Paul is away so Aideen lands a surprise interview on Diarmuid. And so follows a big chat about his upbringing, his influences, his drive to create and the pivotal moment that changed everything. There’s despair, fame, partying, burnout, fatherhood, a crossroads… But it’s not all deep and meaningful; there’s the garden that was inspired by taking a slash in a Dublin nightclub.
This episode is all about the real cost of fruit and veg and why we should be consuming more locally grown food.Diarmuid and Paul visit the Cork Rooftop Farm. Literally, a fully functioning farm growing vegetables, with hens and bees and everything! And all located on a roof in the middle of Cork city. This is a fascinating look at how you can grow almost anything anywhere, and how food production doesn't have to hurt the landscape or environment. That, and Diarmuid reminisces about his time on Strictly Come Dancing. Y'know. That whole dancing/gardening connection....
The lads head to Cork which prompts a discussion about gardening on challenging, sloping terrains. They also take a look at the controversial 'Robo-trees' installed on Grand Parade. Conclusion? Just plant real ones! Diarmuid is bingeing on every franchise there is of The Real Housewives, to alleviate the stress of organising Garden Fest. Paul's fine!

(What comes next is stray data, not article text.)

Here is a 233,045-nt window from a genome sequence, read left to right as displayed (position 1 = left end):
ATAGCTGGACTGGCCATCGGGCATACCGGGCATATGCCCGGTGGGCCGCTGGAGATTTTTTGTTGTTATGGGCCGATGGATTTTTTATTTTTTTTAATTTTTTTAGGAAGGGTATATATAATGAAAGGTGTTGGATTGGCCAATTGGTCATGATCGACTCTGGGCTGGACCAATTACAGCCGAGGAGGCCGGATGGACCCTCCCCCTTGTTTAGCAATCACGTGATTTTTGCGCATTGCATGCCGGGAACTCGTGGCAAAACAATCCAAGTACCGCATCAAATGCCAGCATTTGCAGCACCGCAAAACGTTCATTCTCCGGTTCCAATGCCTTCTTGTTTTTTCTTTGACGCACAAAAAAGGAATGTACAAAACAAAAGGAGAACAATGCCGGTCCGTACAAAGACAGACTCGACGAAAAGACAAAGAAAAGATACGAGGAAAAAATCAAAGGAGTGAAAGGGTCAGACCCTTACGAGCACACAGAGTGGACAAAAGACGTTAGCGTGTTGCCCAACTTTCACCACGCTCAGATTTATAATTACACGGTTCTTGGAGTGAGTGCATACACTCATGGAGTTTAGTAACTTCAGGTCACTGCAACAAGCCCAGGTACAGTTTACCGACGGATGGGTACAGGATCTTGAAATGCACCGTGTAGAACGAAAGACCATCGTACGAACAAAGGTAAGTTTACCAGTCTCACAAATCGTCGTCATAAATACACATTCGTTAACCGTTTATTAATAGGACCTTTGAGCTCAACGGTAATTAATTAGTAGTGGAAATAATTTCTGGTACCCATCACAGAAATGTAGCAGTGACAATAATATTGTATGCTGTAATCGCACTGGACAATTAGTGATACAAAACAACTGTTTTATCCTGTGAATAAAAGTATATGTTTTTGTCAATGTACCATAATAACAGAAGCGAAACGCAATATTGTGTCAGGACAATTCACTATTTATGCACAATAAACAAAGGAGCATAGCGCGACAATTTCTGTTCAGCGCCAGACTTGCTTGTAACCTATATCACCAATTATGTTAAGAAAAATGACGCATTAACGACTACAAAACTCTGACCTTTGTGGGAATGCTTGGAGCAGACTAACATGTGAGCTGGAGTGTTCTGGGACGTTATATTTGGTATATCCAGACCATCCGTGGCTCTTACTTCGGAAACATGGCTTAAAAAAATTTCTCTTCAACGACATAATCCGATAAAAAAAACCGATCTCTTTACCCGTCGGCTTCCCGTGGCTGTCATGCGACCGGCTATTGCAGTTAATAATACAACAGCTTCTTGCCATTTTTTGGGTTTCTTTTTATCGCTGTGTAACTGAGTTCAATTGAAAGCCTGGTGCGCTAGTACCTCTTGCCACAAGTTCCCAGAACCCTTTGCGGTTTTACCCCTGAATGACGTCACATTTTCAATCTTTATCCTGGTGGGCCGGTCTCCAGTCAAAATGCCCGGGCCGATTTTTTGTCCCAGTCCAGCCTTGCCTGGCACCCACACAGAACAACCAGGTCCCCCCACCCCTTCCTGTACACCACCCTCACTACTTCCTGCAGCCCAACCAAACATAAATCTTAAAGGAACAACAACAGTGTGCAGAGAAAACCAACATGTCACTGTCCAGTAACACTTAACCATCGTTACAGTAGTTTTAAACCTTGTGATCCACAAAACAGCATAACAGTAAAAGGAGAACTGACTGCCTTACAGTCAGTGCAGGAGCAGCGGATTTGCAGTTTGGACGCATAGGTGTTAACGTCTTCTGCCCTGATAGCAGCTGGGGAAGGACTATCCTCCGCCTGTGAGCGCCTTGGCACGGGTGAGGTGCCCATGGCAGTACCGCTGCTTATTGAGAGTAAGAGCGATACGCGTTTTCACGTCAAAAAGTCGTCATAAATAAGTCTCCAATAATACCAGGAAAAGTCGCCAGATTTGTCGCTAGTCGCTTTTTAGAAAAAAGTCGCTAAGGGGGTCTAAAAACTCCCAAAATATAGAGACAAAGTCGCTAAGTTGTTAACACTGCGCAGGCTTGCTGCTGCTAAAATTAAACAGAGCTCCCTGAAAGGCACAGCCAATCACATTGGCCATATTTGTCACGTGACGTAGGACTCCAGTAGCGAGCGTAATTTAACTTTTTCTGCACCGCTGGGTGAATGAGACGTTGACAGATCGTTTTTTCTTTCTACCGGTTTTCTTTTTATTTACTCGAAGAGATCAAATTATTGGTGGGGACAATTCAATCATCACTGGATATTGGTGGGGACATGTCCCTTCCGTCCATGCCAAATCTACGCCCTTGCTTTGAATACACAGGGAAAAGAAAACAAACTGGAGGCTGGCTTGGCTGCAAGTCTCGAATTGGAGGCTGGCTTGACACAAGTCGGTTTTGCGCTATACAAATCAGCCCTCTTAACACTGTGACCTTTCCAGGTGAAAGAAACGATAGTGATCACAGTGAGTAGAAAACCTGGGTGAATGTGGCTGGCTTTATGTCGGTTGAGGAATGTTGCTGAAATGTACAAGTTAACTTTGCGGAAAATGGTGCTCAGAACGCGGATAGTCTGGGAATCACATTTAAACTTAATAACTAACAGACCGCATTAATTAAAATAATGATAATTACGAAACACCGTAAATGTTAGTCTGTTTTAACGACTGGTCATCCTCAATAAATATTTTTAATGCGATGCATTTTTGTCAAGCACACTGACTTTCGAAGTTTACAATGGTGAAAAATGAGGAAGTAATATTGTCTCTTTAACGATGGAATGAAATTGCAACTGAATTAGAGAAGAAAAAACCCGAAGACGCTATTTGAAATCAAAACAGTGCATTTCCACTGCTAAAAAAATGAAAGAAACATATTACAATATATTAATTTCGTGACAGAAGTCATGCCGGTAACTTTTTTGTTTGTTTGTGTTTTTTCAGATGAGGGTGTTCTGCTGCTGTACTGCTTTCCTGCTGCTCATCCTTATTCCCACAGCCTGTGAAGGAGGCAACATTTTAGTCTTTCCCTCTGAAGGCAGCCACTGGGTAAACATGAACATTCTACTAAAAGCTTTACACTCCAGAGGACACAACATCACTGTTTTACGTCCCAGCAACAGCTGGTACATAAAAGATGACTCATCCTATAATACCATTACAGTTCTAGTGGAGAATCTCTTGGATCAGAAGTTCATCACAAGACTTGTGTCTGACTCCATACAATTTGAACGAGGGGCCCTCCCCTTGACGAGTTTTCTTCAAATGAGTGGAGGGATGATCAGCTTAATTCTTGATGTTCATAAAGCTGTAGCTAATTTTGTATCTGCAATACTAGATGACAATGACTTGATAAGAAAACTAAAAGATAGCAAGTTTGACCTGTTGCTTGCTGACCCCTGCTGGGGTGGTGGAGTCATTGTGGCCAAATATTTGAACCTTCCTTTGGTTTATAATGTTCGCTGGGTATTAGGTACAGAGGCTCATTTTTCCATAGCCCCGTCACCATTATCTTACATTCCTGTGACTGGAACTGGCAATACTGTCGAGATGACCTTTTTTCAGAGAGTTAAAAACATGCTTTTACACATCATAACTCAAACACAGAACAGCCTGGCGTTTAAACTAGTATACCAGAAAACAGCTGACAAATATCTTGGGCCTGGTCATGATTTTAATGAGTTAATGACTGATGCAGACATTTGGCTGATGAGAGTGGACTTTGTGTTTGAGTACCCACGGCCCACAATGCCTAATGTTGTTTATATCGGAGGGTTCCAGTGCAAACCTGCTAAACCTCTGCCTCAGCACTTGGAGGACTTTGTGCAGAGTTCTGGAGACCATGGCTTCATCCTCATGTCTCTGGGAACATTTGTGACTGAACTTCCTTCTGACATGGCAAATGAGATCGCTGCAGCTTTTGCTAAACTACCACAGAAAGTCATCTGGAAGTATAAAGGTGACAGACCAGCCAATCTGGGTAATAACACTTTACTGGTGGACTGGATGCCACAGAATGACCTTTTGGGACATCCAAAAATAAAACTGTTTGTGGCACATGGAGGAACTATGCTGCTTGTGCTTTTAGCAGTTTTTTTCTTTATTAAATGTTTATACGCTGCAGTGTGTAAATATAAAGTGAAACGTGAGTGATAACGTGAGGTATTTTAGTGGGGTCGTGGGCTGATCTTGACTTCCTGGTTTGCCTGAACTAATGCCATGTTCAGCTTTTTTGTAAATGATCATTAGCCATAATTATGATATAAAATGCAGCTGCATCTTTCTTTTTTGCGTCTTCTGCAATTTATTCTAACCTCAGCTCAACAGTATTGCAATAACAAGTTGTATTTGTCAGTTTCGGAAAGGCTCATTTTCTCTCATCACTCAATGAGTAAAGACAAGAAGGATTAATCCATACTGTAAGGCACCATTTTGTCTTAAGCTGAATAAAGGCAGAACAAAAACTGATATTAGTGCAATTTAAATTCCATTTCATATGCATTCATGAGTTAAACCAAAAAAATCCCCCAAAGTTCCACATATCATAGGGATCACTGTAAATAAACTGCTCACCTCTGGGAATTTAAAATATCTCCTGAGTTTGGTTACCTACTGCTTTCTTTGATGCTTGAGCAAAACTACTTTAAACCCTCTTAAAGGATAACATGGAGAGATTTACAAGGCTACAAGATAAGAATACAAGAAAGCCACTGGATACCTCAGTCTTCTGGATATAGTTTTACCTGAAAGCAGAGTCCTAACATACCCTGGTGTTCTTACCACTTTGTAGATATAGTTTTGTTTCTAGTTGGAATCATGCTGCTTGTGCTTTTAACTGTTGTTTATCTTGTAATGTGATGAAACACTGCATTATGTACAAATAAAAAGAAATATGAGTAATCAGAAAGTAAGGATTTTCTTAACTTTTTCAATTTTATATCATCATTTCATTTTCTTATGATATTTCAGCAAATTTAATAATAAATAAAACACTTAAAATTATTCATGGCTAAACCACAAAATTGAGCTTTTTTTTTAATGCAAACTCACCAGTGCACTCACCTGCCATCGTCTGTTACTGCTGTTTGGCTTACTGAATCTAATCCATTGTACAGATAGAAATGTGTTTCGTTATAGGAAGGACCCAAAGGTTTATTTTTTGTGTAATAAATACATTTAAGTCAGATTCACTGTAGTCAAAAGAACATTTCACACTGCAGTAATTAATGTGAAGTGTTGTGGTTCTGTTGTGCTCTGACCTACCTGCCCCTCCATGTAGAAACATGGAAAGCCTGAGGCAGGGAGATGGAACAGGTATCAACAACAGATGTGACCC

Diarmuid and Paul answer their most frequently asked question - 'how to prune hydrangeas.' In this episode they're also looking at how gardening can be seriously political. From Melania Trump's overhaul of the Kennedy's rose garden to farmers planting up the Champs Élysée. And did you know that bamboo comes with its own in-built countdown clock to its demise?
This is the big wildflower spesh! Diarmuid and Paul always get a huge reaction when they post photos of wildflower meadows on Instagram and there's a big move towards this type of gardening. They'll tell you how to choose the right seed mix, where to sow it, how you should go about doing it and at what time of year. Do you think summer begins in May or June? Well it turns out, it doesn't matter because you shouldn't be gardening according to the calendar.
This is the big houseplants spesh! Diarmuid and Paul have chosen some great entry level plants, as well as some slightly challenging ones for the more experienced plant mom/dad. Many of them are almost indestructible, so if you're prone to killing your plants, these are the species for you. Chances are you are over-watering, so there's advice on how to care for them. There are also tips on how to choose the right spot in your home and how to cut through the marketing jargon. Plants featured: Aspidistra (cast-iron plant), spider plant, Aloe vera, Schefflera (umbrella plant), Aglaonema (Chinese evergreen), Alocasia (Yucatan Princess), Tillandsia (airplants) and a Phlaenopsis orchid.